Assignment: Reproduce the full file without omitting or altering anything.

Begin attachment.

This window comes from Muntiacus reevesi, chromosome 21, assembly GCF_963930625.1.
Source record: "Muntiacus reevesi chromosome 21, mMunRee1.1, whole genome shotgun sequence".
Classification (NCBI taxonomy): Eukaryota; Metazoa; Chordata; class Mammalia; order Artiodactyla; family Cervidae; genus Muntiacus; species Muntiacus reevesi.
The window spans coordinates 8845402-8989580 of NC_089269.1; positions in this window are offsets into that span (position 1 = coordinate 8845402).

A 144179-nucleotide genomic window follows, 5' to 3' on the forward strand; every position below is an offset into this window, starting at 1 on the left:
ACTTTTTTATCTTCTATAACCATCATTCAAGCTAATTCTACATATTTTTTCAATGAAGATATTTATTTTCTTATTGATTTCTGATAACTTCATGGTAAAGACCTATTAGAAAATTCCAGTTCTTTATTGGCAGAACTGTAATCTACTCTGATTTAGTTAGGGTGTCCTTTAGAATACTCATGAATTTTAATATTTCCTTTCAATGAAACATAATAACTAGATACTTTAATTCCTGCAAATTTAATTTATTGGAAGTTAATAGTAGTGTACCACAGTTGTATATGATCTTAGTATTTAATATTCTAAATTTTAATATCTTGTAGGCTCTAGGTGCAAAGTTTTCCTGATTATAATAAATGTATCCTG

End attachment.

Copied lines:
This window comes from Muntiacus reevesi, chromosome 21, assembly GCF_963930625.1.
Source record: "Muntiacus reevesi chromosome 21, mMunRee1.1, whole genome shotgun sequence".
Classification (NCBI taxonomy): Eukaryota; Metazoa; Chordata; class Mammalia; order Artiodactyla; family Cervidae; genus Muntiacus; species Muntiacus reevesi.
The window spans coordinates 8845402-8989580 of NC_089269.1; positions in this window are offsets into that span (position 1 = coordinate 8845402).

A 144179-nucleotide genomic window follows, 5' to 3' on the forward strand; every position below is an offset into this window, starting at 1 on the left:
ACTTTTTTATCTTCTATAACCATCATTCAAGCTAATTCTACATATTTTTTCAATGAAGATATTTATTTTCTTATTGATTTCTGATAACTTCATGGTAAAGACCTATTAGAAAATTCCAGTTCTTTATTGGCAGAACTGTAATCTACTCTGATTTAGTTAGGGTGTCCTTTAGAATACTCATGAATTTTAATATTTCCTTTCAATGAAACATAATAACTAGATACTTTAATTCCTGCAAATTTAATTTATTGGAAGTTAATAGTAGTGTACCACAGTTGTATATGATCTTAGTATTTAATATTCTAAATTTTAATATCTTGTAGGCTCTAGGTGCAAAGTTTTCCTGATTATAATAAATGTATCCTG